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FortisBC protects fish habitat while stabilizing its natural gas pipelines
By Grace Pickell
FortisBC have been working hard to protect pipes in the Elk River and Michel Creek from damage caused by recent flooding.
When floods caused water to spill over the banks of the Elk River and Michel Creek this June, rocks on the riverbed shifted, exposing natural gas pipelines.
FortisBC responded quickly, assembling a team of professionals to start work on protecting them. It was the most extreme weather the area had seen since 1995.
“Water was running fast and just a few centimetres under some of the bridges, roads were washed out and there was a lot of debris in the water,” recalled Cliff Wylie, distribution manager for FortisBC.
Ian Ramsay, the project’s biologist said, “These rivers support sensitive fish and fish habitat, so the job is a complex one that has to be completed in a very short timeframe before spawning begins. One step we take to protect them is to isolate the fish from the work area.”
To isolate the work area, spot nets are put in place by biologists. When the terrain won’t allow for nets, the team will adjust by placing the rocks down onto the riverbed slowly, so the fish have time to swim out of the way.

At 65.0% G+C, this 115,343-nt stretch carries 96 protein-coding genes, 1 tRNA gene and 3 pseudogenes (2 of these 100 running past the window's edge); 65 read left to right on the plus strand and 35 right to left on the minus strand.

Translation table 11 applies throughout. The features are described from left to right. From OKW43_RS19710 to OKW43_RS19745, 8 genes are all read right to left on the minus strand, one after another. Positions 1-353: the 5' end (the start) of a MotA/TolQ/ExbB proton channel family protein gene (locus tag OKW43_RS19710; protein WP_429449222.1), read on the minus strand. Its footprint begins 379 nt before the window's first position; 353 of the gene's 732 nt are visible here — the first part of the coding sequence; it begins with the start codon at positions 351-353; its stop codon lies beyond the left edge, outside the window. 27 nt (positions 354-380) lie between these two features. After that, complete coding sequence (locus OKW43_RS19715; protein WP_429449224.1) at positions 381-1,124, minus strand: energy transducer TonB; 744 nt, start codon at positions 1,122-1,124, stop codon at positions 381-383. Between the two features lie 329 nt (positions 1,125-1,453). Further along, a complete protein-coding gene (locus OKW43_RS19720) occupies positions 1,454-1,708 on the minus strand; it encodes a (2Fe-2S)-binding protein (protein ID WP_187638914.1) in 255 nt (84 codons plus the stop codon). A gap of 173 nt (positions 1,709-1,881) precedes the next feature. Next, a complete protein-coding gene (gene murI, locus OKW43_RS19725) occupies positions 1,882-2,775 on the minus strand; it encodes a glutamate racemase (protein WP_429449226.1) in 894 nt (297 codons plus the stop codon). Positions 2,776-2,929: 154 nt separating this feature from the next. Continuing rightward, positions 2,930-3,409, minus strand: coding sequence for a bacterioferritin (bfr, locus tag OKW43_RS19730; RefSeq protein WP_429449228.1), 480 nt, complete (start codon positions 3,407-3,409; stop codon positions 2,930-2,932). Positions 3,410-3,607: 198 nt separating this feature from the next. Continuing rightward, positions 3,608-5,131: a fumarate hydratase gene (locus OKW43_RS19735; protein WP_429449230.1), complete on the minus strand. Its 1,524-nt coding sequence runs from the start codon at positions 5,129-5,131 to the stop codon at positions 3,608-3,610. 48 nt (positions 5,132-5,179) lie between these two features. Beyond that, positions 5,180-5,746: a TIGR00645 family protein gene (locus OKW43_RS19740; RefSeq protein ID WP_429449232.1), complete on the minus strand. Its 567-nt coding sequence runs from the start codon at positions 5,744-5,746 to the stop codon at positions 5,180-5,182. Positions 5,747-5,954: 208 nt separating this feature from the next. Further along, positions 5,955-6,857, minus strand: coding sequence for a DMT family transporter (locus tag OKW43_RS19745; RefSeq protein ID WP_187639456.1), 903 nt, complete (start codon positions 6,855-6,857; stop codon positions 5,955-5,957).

To protect the pipelines the team covered them, first with gravel and small boulders and then with larger rocks called rip rap. They are also building rock spurs – small rock outcroppings – that protect the pipes from debris and fast moving currents.
The team has also been placing large, woody debris in the river to serve as fish habitat. Fish can hide from predators under the tree roots, or take a break from the water’s fast flowing currents. Work is scheduled to be complete early this September.
“Conducting our work in a safe and environmentally responsible manner is our first priority. It was a monumental effort by all to get where we are now, and I’m proud of our team,” said Wylie.